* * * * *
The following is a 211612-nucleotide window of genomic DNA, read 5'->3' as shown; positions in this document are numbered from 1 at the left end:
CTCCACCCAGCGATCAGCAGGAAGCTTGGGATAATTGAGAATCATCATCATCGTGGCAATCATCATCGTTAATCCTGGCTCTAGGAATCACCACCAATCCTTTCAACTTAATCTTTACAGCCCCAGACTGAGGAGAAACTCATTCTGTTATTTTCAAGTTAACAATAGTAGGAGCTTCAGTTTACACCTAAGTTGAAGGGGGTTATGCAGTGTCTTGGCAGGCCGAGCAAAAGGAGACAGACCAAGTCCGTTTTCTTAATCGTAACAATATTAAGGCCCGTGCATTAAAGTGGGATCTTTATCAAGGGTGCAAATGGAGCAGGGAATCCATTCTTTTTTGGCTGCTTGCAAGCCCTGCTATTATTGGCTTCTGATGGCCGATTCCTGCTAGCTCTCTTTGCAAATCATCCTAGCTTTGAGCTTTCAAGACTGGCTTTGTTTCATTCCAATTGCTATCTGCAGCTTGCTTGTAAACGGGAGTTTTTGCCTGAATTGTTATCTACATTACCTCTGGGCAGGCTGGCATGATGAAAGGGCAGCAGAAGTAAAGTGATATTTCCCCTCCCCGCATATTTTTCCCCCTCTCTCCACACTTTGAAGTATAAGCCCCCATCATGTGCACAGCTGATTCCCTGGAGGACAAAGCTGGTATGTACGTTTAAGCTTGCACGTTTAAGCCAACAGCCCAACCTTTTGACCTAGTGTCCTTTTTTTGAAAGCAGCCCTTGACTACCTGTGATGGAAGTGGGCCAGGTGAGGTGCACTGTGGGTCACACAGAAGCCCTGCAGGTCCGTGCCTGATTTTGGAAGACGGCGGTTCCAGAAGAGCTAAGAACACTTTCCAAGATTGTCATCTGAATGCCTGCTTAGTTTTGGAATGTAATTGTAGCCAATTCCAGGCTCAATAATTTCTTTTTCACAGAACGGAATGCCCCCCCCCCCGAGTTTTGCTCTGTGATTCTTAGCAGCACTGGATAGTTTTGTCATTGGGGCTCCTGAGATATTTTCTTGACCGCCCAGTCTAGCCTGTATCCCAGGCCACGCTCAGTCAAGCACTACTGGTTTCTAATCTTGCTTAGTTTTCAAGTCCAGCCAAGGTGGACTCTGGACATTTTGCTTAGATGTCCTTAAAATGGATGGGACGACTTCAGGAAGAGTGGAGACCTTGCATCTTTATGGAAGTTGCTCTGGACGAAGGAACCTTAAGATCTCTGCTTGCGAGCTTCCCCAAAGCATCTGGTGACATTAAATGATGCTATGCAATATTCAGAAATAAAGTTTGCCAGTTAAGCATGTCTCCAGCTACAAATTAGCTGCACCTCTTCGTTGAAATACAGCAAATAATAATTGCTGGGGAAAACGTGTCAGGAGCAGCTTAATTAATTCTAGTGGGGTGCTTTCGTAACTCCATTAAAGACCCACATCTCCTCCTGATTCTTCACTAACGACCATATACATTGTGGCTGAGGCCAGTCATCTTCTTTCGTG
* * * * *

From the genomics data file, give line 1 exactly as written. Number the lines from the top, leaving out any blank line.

The following is a 211612-nucleotide window of genomic DNA, read 5'->3' as shown; positions in this document are numbered from 1 at the left end: